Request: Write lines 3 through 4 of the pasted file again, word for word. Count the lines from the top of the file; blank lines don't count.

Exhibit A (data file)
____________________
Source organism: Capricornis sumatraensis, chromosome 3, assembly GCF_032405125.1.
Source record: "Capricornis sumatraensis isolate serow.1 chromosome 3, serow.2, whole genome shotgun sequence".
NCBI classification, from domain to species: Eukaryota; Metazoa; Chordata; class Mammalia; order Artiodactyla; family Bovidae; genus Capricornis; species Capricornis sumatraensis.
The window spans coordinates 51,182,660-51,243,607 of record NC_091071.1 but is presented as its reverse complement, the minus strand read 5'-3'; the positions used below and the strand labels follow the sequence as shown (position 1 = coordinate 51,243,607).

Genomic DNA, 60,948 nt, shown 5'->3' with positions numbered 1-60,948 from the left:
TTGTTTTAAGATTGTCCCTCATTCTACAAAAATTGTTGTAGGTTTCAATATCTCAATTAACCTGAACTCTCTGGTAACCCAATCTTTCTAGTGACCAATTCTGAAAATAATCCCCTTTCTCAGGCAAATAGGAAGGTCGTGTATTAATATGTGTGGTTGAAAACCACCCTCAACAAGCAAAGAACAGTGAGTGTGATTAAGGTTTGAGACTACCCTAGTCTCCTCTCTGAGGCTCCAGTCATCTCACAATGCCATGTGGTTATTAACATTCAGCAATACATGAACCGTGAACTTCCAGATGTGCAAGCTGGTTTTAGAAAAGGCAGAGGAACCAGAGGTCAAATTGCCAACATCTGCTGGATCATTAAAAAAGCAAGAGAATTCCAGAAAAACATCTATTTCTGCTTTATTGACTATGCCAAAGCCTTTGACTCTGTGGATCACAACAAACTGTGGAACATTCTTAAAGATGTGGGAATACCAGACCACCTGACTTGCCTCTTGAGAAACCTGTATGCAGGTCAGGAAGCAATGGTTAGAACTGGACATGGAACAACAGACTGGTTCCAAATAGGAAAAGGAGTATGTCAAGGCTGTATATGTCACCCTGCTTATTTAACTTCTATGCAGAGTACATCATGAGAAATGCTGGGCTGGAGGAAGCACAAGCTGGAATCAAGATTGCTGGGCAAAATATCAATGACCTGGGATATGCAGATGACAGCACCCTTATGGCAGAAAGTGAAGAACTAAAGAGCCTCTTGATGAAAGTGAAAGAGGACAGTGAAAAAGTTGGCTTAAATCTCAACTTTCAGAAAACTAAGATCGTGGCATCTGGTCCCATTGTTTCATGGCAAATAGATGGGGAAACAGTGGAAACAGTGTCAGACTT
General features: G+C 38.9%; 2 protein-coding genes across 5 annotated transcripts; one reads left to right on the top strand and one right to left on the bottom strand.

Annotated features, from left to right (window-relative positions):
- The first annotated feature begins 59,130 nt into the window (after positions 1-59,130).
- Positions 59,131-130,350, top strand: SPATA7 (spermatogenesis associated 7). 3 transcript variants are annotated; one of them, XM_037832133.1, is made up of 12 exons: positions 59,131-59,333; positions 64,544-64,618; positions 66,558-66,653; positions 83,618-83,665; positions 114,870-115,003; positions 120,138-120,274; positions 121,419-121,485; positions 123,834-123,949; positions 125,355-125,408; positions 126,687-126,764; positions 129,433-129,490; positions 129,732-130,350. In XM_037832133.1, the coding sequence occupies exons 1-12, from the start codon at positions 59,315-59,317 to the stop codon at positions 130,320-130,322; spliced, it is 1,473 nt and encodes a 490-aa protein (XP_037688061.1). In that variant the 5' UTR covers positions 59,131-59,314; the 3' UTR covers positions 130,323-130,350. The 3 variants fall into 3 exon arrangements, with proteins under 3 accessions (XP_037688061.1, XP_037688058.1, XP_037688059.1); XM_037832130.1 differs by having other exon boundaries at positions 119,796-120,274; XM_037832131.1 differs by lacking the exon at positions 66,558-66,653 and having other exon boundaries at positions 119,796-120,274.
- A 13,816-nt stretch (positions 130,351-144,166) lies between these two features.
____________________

NCBI classification, from domain to species: Eukaryota; Metazoa; Chordata; class Mammalia; order Artiodactyla; family Bovidae; genus Capricornis; species Capricornis sumatraensis.
The window spans coordinates 51,182,660-51,243,607 of record NC_091071.1 but is presented as its reverse complement, the minus strand read 5'-3'; the positions used below and the strand labels follow the sequence as shown (position 1 = coordinate 51,243,607).